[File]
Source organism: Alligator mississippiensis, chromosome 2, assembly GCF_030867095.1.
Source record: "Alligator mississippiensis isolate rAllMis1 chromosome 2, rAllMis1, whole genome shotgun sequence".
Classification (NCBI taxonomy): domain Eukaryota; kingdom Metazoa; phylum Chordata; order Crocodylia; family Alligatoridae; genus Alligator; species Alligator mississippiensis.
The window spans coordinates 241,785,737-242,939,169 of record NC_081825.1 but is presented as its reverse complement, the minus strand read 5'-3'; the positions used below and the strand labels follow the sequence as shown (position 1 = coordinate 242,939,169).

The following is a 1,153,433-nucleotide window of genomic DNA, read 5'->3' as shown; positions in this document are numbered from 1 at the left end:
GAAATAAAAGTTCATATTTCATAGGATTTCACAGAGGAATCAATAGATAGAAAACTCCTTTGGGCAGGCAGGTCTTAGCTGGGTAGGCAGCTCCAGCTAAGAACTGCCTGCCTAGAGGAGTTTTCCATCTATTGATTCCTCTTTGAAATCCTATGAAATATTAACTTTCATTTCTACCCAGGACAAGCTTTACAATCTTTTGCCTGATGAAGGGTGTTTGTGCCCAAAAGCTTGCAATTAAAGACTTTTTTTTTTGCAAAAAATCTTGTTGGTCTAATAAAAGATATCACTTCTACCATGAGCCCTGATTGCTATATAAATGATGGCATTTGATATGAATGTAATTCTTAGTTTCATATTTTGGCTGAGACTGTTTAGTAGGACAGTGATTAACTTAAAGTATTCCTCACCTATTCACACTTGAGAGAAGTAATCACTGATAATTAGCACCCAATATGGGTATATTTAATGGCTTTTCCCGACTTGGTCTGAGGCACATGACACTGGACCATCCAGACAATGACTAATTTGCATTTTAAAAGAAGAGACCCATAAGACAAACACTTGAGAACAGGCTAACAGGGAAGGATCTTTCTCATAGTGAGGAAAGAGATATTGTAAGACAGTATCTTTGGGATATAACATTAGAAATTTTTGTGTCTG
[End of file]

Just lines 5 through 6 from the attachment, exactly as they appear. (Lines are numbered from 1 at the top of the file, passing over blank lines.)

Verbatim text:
The following is a 1,153,433-nucleotide window of genomic DNA, read 5'->3' as shown; positions in this document are numbered from 1 at the left end:
GAAATAAAAGTTCATATTTCATAGGATTTCACAGAGGAATCAATAGATAGAAAACTCCTTTGGGCAGGCAGGTCTTAGCTGGGTAGGCAGCTCCAGCTAAGAACTGCCTGCCTAGAGGAGTTTTCCATCTATTGATTCCTCTTTGAAATCCTATGAAATATTAACTTTCATTTCTACCCAGGACAAGCTTTACAATCTTTTGCCTGATGAAGGGTGTTTGTGCCCAAAAGCTTGCAATTAAAGACTTTTTTTTTTGCAAAAAATCTTGTTGGTCTAATAAAAGATATCACTTCTACCATGAGCCCTGATTGCTATATAAATGATGGCATTTGATATGAATGTAATTCTTAGTTTCATATTTTGGCTGAGACTGTTTAGTAGGACAGTGATTAACTTAAAGTATTCCTCACCTATTCACACTTGAGAGAAGTAATCACTGATAATTAGCACCCAATATGGGTATATTTAATGGCTTTTCCCGACTTGGTCTGAGGCACATGACACTGGACCATCCAGACAATGACTAATTTGCATTTTAAAAGAAGAGACCCATAAGACAAACACTTGAGAACAGGCTAACAGGGAAGGATCTTTCTCATAGTGAGGAAAGAGATATTGTAAGACAGTATCTTTGGGATATAACATTAGAAATTTTTGTGTCTG